Are short (blue) wavelengths necessary for light treatment of seasonal affective disorder?

J. L. Anderson, M. A. St Hilaire, R. R. Auger, C. A. Glod, S. J. Crow, A. N. Rivera, S. M. Fuentes Salgado, S. J. Pullen, T. K. Kaufman, A. J. Selby, D. J. Wolfe

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4 Scopus citations

Abstract

Despite widely published speculation regarding a potential potency advantage of short-wavelength (blue-appearing) light for Seasonal Affective Disorder (SAD) treatment, there have been few systematic studies. Those comparing short-wavelength to broad-wavelength (white) light under actual clinical conditions suggest equivalent effectiveness. This multicenter, parallel-group design trial was undertaken to compare the effects of light therapy on SAD using blue (~465 nm) versus blue-free (595–612 nm) LED lights. Fifty-six medication-free subjects aged 21–64 years who met DSM-IV-TR criteria for recurrent major depression with winter-type seasonal pattern were enrolled in this blinded study at five participating centers between January and March 2012. Thirty-five subjects met the criteria for randomization to 30 min of either blue (~465 nm) or blue-free (595–612 nm) daily morning light therapy. Twenty-nine subjects completed the study; three subjects withdrew due to treatment-related adverse events, including migraines, and three withdrew for non-study-related reasons. The primary effectiveness variable was depression score (SIGH-ADS) after six weeks of daily light treatment. Secondary effectiveness variables included quality-of-life (QoL) and suicidality ratings. Using an intent-to-treat analysis, mean depression scores were different at baseline for the blue group (29 ± 5 versus 26 ± 5, p = 0.05 blue versus blue-free, respectively), and the initial score was used as a covariate. Baseline scores were not significantly different between treatment groups among those who completed the study, and no significant differences in depression scores were observed after 6 weeks (mean ± SD scores at 6 weeks: 5.6 ± 6.1 versus 4.5 ± 5.3, p = 0.74, blue versus blue-free, respectively). In addition, the proportion of subjects who met remission criteria, defined as a depression score ≤8, was not significantly different between the two groups (p = 0.41); among the 29 subjects who completed the study, 76% of subjects experienced remission by the end of the trial, which coincided with the beginning of spring. The QoL and suicidality ratings were also significantly improved from pre- to post-treatment, with no significant difference between treatments. No subject experienced worsening or non-improved symptoms over the 6-week trial. The main finding of this study is that subjects treated with blue light did not improve more than subjects treated with blue-free light; both showed substantial improvement on multiple measures. Failure to find differences may have resulted from methodological constraints, including a small sample size. Recruitment began mid-winter during an unusually mild season, and the trial was terminated earlier than planned by the study sponsor due to a failure to detect a difference. However, if confirmed in a larger randomized sample, these results suggest that blue wavelengths are not necessary for successful SAD treatment.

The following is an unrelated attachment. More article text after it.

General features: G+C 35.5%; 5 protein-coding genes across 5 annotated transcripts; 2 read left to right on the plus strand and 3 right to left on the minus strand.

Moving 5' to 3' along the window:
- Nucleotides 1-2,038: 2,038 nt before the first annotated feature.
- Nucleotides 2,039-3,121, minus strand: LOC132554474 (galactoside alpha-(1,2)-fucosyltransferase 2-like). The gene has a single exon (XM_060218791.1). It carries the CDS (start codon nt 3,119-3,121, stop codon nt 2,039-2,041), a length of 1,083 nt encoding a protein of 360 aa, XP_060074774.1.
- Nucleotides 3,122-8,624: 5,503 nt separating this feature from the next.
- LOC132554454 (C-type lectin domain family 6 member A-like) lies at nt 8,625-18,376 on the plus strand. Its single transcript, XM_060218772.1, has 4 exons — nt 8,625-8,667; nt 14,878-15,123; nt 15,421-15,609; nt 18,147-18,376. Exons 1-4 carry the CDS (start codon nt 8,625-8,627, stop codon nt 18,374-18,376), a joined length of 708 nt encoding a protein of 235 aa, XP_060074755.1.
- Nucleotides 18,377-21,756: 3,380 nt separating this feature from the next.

Original languageEnglish (US)
Pages (from-to)1267-1279
Number of pages13
JournalChronobiology International
Volume33
Issue number9
DOIs
StatePublished - Oct 20 2016

Keywords

  • Light treatment
  • seasonal affective disorder
  • wavelength

ASJC Scopus subject areas

  • Physiology
  • Physiology (medical)

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    Anderson, J. L., St Hilaire, M. A., Auger, R. R., Glod, C. A., Crow, S. J., Rivera, A. N., Fuentes Salgado, S. M., Pullen, S. J., Kaufman, T. K., Selby, A. J., & Wolfe, D. J. (2016). Are short (blue) wavelengths necessary for light treatment of seasonal affective disorder? Chronobiology International, 33(9), 1267-1279. https://doi.org/10.1080/07420528.2016.1207660